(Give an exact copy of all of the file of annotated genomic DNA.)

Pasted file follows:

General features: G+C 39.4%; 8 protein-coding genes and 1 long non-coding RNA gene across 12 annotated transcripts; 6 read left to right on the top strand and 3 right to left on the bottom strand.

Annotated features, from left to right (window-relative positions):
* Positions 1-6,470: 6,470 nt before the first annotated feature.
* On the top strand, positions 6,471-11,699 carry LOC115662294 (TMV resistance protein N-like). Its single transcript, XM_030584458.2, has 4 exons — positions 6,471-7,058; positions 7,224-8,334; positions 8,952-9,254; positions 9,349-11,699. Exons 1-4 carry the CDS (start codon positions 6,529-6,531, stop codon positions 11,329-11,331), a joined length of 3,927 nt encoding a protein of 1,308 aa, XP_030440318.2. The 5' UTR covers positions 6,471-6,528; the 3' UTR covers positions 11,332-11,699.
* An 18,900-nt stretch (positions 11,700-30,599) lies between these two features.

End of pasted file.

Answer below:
General features: G+C 39.4%; 8 protein-coding genes and 1 long non-coding RNA gene across 12 annotated transcripts; 6 read left to right on the top strand and 3 right to left on the bottom strand.

Annotated features, from left to right (window-relative positions):
* Positions 1-6,470: 6,470 nt before the first annotated feature.
* On the top strand, positions 6,471-11,699 carry LOC115662294 (TMV resistance protein N-like). Its single transcript, XM_030584458.2, has 4 exons — positions 6,471-7,058; positions 7,224-8,334; positions 8,952-9,254; positions 9,349-11,699. Exons 1-4 carry the CDS (start codon positions 6,529-6,531, stop codon positions 11,329-11,331), a joined length of 3,927 nt encoding a protein of 1,308 aa, XP_030440318.2. The 5' UTR covers positions 6,471-6,528; the 3' UTR covers positions 11,332-11,699.
* An 18,900-nt stretch (positions 11,700-30,599) lies between these two features.